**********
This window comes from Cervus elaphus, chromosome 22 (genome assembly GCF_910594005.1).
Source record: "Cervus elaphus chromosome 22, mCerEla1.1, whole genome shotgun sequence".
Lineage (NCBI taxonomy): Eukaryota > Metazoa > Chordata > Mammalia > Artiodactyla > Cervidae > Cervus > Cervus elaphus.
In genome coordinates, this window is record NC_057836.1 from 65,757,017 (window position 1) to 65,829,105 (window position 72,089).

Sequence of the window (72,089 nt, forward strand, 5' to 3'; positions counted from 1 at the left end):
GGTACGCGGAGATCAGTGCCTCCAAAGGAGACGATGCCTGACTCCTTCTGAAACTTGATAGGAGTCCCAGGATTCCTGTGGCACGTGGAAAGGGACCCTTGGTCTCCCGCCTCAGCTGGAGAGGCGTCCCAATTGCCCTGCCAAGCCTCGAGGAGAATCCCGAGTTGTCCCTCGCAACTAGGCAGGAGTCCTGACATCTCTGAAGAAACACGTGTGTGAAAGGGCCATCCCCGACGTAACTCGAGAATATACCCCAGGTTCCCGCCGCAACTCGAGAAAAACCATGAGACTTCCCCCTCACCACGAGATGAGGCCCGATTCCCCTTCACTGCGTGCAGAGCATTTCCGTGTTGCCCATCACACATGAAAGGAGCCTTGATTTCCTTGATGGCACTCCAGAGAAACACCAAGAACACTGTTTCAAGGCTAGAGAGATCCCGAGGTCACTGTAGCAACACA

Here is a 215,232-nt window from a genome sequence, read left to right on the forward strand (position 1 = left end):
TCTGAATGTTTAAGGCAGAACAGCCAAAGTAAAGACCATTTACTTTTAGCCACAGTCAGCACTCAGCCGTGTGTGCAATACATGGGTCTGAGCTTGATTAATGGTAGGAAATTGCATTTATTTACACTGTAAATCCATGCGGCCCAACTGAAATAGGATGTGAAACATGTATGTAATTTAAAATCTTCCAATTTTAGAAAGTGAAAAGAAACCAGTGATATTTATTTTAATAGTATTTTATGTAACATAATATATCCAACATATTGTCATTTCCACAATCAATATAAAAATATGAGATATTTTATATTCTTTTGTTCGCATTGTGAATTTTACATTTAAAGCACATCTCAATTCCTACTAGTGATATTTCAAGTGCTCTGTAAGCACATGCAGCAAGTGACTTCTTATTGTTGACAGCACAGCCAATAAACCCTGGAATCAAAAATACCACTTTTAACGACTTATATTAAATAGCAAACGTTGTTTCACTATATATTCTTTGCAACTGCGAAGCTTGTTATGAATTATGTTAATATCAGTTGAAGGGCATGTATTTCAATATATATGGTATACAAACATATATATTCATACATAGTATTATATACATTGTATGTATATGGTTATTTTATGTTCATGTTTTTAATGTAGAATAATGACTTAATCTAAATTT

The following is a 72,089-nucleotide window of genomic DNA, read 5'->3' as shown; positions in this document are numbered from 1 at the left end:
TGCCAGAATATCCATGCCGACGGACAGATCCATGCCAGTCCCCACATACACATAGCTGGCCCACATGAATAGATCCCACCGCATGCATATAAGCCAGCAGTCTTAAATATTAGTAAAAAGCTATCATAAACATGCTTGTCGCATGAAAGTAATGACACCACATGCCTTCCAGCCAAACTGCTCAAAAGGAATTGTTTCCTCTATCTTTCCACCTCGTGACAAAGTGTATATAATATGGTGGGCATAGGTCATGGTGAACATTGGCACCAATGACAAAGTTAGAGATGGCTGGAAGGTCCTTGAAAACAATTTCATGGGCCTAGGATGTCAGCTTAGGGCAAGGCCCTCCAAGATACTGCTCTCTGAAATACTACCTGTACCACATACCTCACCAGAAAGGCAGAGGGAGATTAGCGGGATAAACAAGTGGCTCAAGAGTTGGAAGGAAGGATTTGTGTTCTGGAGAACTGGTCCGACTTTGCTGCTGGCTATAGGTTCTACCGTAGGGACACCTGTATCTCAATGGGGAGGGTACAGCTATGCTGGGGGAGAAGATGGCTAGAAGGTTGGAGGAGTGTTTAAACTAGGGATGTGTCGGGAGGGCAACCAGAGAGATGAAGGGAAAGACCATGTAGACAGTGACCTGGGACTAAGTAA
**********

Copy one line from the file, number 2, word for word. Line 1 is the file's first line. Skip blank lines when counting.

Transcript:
Source record: "Cervus elaphus chromosome 22, mCerEla1.1, whole genome shotgun sequence".